Jin H. Han, "The Role of “an Audience" in Isaac’s Blessing in Genesis 27," 5-10
Isaac’s blessing of Jacob in Gen 27 is narrated as life-changing, and every character in the account recognizes its impact. A close examination, however, reveals that it would fail the felicity test. For example, due to failing eyesight, Isaac could not tell whom he was blessing. Moreover, he was tricked into granting everything to a mistaken recipient. Within the narrative confines, the mise-en-scène that produces a dark comedy features an audience made up of Rebekah, Jacob, and Esau, who relentlessly shore up the event as an irrevocable performative speech act. Battle lines are drawn over the role of the audience.
Matthias Hopf, "Being in between: Canticles as a “Chimera" between Written and Oral Styles of Speech," 11-27
The Song of Songs seems to stand in between the written and the spoken word. On one hand, we find forms of phrasing that have been identified as features of oral language, such as a large variety in the verbal grammar (especially the tendency to avoid consecutive forms and to use various other verbal forms instead) and diverse peculiar ways of phrasing. On the other hand, the Song can hardly be called colloquial in style, but is quite literate (cf. e.g. its poetic elaborateness and lexical richness). Consequentially, we assume that the authors/composers tried to imitate day-to-day speech in order to create a written text in the guise of spoken language.
Sherri Brown, "What’s in an Ending? John 21 and the Performative Force of an Epilogue," 29-42
This paper explores John 21 as a storyteller performs it as an epilogue. A Gospel telling that has beautifully faded to black is picked up again, and a performance critical approach helps to explain this final chapter’s existence as well as how it was intended to be received by audiences. The relationship engendered by Jesus in John 1-20 leaves its community with two commands: to love and to believe. However completely these truths are revealed, living through them as a community can become problematic when members struggle with whom and what to love and to believe. In John 21, the storyteller actualizes the new covenant commands into their lived experience through the performance of this epilogue composed for them.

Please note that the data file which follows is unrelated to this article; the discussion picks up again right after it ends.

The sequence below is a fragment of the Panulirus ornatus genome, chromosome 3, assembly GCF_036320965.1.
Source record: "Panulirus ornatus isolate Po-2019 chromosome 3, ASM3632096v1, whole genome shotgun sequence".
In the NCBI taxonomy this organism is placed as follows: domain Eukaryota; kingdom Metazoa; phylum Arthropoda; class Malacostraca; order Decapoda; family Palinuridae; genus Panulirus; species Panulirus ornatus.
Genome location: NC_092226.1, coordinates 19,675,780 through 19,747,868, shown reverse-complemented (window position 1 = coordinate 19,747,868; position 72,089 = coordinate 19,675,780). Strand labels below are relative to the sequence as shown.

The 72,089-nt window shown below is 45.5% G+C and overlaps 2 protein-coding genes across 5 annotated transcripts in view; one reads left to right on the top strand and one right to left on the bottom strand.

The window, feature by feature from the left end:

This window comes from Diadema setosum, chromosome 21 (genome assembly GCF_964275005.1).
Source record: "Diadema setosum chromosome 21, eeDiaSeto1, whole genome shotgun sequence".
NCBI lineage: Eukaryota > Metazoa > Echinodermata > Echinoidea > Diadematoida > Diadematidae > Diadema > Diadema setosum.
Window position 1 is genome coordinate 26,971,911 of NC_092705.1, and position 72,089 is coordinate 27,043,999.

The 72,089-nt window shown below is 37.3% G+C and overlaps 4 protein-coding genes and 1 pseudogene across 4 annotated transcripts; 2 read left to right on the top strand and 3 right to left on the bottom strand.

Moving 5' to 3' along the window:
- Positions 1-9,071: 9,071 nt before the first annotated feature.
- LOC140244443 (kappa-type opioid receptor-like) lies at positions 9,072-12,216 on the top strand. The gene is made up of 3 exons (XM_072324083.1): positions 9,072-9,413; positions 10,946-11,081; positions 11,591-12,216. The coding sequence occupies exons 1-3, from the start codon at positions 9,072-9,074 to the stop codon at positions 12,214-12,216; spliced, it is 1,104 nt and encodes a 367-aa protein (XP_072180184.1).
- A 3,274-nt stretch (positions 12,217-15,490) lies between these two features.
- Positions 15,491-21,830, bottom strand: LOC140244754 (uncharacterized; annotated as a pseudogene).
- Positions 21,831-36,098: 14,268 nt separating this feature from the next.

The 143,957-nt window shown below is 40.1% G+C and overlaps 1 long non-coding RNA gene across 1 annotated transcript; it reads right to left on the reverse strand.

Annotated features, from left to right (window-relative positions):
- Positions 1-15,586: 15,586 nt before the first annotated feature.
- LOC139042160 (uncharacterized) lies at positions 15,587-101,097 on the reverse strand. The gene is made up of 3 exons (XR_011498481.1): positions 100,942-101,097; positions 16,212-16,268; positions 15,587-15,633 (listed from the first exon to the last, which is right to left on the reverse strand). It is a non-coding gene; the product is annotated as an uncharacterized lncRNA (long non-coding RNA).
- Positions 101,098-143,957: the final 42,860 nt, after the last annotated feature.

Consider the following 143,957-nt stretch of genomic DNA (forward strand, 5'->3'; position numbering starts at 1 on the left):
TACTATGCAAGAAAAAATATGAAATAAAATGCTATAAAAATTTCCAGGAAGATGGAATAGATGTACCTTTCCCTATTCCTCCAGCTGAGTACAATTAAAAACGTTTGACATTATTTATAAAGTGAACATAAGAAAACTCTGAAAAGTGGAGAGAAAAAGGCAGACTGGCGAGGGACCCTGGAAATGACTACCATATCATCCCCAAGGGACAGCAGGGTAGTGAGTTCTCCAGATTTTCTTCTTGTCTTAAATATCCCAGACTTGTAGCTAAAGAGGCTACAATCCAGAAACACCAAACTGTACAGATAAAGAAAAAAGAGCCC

Lee A. Johnson, "Performance in Corinth: Envisioning Paul's Successful 'Letter of Tears'," 43-59
Despite the claim by most scholars of ancient epistles that a letter-writer was at a distinct disadvantage by relying upon a written word rather than a personal visit, this essay argues that Paul’s success in Corinth was directly tied to his epistolary relationship with the Corinthians. Employing performance criticism, my work focuses upon the undervalued role of Titus in Paul’s letter campaign in Corinth. I show that Titus was involved at all stages in the letter-writing process-from composition to performance of the letter for the Corinthians-and that his ability to present and defend Paul’s message was instrumental in Paul’s success.
Joanna Dewey, "Performance Criticism in Teaching the Gospel of Mark," 61-72
In this article, I argue for the use of performing in class for students to understand performance criticism and deepen their knowledge of a text. Part I addresses pedagogical hurdles for students to perform and discusses differences between narrative and performance criticism, using Holly Hearon's work. Part II suggests that by recognizing the centrality of performance in the ancient world, we must also recognize the fluidity of texts: they were not fixed as we imagine them to have been, but were continually adapted to different situations and audiences. Part III, the bulk of the article, describes how I use performance in teaching Mark. Finally, Part IV briefly explores multimedia presentations using Richard Swanson's work.
Philip Ruge-Jones, "Taking Luke’s Gospel to Heart: Creating a Community of Mercy and Compassion through Biblical Storytelling," 73-88
The process of internalizing and performing biblical texts is essential in performance criticism. This spiritual discipline provides for the religious and ethical formation of both individuals and communities. This article maps out the struggle to take the Gospel of Luke to heart in a concrete community. It demonstrates how this process shapes the character of those who participate in it and equips them to live out Luke’s vision of compassionate mercy in the world. Through this ongoing engagement, the story becomes an expansive dwelling place that houses stories of faith communities from across the globe and throughout time.